The debate revolves around an entity called the
In December, as part of President
Multiple countries and international financial institutions have subsequently followed this model to put in place their own guidelines on energy-related funding.
“When it came to direct U.S. support, that policy change ended our ability to finance new coal plants, except in rare circumstances,”
“That was a historic step in curbing financing of the dirtiest and most outdated sources of energy. It was also one of the most significant pieces of progress we’ve had from this administration on fossil fuels.”
The agency did make exceptions for the poorest countries, however, allowing U.S. financing of coal projects in these countries if they use whatever is deemed the cleanest technology available. This loophole may now be significantly expanded to include many more countries, as part of a largely unrelated fight.
In recent months, conservative lawmakers here have seized on the institution, known as the
On the chopping block may be the new coal policies, offered as a sweetener to draw back conservative lawmakers in favor of re-approving the
Leading bipartisan compromise proposals in both the
“If we are truly committed to protecting our global environment, the U.S. should lead the world in clean coal technology and export that technology to the rest of the world,”
Manchin, a moderate Democrat from a coal-rich state, has reportedly proposed significantly expanding the number of poor countries that would be eligible for Ex-Im assistance around coal projects. Similar proposals are being worked on in the
Other lawmakers, too, have recently switched their views on the bank’s reauthorisation due to political pressures around coal. Presumably, a change on this issue could woo them to back the agency once again.
“[I]t is inappropriate to use the bank’s financing mechanisms to drive an ideological agenda rather than promote U.S. exports,”
Still, for some of the Ex-Im Bank’s most ardent critics, the attempt to link the agency’s re-authorisation to a weakening in its coal policies is not working.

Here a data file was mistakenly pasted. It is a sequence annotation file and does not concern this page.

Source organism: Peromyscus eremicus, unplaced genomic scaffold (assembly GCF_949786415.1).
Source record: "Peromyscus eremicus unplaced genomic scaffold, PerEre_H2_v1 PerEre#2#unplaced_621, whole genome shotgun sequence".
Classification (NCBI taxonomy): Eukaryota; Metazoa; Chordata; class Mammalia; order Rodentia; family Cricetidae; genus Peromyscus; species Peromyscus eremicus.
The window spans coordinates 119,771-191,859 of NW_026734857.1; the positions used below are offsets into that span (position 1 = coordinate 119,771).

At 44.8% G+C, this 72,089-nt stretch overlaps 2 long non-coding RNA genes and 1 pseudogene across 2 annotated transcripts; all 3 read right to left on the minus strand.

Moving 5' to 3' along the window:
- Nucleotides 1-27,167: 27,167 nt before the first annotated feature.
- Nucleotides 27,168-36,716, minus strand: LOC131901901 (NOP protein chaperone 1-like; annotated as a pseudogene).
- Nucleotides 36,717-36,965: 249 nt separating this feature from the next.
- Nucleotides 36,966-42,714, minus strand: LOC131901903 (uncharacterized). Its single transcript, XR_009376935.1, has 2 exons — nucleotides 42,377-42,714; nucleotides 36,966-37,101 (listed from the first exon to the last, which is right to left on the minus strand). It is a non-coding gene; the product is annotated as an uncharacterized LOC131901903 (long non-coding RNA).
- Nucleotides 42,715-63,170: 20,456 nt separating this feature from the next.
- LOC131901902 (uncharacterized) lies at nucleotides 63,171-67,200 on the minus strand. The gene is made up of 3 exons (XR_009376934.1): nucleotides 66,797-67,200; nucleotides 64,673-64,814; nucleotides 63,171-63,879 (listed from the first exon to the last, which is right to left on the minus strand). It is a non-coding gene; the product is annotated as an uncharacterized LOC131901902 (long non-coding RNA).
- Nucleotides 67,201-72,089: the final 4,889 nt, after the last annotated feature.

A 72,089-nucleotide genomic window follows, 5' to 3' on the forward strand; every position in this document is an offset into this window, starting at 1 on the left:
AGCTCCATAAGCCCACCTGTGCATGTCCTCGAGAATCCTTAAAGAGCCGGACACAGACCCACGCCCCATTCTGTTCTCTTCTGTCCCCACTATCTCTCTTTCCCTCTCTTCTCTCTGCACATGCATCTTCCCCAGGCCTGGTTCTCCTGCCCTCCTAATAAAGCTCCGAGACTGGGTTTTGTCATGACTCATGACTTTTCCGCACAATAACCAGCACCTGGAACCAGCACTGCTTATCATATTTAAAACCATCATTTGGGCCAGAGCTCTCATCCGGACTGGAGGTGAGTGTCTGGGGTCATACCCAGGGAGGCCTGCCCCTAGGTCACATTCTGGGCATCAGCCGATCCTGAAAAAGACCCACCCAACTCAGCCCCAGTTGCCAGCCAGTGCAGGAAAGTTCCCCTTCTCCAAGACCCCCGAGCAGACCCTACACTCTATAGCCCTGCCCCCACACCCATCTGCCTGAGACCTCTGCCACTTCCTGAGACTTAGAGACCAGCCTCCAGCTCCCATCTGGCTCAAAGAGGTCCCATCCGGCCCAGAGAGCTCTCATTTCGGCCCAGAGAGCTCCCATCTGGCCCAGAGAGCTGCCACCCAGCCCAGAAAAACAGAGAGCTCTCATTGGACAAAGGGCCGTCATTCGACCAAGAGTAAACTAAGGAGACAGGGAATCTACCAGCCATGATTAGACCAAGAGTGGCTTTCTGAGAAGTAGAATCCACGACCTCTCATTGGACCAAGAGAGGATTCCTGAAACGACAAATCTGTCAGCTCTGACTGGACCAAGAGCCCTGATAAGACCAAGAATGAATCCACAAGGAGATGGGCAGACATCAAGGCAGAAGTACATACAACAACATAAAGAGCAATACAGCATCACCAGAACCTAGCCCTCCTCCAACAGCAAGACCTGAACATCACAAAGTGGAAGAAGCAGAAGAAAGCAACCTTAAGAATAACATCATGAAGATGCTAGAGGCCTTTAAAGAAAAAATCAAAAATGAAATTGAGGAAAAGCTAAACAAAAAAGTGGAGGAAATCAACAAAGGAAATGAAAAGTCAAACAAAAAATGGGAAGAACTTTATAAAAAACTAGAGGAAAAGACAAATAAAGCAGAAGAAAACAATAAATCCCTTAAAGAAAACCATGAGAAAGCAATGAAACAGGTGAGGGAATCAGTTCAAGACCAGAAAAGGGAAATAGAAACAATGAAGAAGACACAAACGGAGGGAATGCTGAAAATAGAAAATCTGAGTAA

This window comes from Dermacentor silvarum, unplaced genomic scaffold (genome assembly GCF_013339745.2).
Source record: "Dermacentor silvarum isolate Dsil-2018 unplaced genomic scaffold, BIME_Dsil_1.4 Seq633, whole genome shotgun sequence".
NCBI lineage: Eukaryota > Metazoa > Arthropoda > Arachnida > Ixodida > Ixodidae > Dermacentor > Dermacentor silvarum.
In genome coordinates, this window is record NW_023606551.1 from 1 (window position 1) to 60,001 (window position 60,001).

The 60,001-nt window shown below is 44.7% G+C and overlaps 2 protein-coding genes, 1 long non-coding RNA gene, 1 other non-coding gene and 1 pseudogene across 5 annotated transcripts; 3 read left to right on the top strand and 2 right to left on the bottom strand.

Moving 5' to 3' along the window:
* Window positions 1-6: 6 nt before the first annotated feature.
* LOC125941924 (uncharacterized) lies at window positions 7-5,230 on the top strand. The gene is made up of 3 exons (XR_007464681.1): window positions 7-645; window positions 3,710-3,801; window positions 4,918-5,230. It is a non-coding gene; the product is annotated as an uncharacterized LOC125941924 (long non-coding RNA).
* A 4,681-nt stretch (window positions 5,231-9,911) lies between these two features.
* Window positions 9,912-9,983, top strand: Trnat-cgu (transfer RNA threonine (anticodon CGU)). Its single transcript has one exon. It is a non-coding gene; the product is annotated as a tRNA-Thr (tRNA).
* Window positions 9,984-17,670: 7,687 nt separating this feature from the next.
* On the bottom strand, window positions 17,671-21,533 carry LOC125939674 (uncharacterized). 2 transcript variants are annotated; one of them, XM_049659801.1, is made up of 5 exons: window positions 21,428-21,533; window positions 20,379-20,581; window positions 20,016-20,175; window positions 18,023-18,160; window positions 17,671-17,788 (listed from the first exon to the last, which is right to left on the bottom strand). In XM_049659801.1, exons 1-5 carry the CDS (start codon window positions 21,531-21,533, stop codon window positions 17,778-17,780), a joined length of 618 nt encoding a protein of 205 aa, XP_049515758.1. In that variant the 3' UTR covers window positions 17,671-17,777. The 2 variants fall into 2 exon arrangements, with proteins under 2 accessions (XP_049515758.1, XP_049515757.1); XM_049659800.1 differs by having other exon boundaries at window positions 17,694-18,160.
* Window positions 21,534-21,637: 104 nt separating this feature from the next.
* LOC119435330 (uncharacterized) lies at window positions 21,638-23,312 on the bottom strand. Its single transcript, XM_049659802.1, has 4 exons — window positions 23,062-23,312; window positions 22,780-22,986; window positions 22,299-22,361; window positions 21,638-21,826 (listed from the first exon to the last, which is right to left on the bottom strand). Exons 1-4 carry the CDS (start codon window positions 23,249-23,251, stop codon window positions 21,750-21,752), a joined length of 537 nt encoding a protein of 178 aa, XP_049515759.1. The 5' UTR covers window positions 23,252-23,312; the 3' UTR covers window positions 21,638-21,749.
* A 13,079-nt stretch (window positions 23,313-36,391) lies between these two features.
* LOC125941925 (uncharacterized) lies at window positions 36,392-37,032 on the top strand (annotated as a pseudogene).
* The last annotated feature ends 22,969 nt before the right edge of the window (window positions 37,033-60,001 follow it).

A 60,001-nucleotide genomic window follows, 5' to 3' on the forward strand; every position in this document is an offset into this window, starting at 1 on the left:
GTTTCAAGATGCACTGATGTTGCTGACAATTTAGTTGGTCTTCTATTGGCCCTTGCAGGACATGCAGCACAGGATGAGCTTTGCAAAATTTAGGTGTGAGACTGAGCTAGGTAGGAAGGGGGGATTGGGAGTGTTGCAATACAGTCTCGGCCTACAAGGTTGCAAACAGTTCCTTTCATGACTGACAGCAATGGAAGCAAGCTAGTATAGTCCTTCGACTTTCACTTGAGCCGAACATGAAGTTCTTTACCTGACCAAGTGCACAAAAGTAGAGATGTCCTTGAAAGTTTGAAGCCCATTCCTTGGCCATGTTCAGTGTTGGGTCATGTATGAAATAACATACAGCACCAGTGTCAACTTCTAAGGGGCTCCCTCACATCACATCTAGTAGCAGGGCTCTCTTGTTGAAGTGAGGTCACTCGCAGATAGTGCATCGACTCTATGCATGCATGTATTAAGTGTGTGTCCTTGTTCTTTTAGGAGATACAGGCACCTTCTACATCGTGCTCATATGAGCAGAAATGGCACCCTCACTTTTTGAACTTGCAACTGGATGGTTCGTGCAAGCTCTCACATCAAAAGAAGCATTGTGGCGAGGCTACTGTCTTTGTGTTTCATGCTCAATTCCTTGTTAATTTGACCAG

“The Obama administration’s targeting of coal is absurd, but it is not important in the debate over the
“While some lawmakers and special interest groups want to talk about coal, the real issue is whether the Bank’s charter deserves to be authorized at all. Heritage Action believes it should be allowed to expire.”
The Ex-Im Bank’s new restrictions around coal would likely have a significant impact on overall U.S. support for such projects worldwide.
Of the agency’s massive budget – this year,
That’s been seen by some as a misalignment of priorities: even as coal plants in
Perhaps unsurprisingly, the Ex-Im Bank’s new coal policy was controversial from the start – not only among some lawmakers but also, reportedly, among the agency’s management. Just weeks after the new requirements were voted in, lawmakers were able to pass a little-noticed legal provision that temporarily stayed the change through September.
The bank, meanwhile, has used this interlude to begin consideration of a massive and contentious coal-fired power plant in
“The Bank is in the process of conducting a full due diligence review of the financial, technical and environmental aspects of the project,”
Horning noted that no decision would be forthcoming on the project, known as Tilaiya, until next month at the earliest.
Environmental advocates, meanwhile, say the
“President Obama pushed for this new rule over the agency’s objections, and now we’re seeing them openly defy the president’s actions,” the Sierra Club’s Guay says.
“The agency operates under the president’s administration and is part of the push to fulfil his agenda. So to even have them consider this coal project is an example of them going rogue – directly flouting restrictions they never supported in the first place.”
He continues: “The administration and
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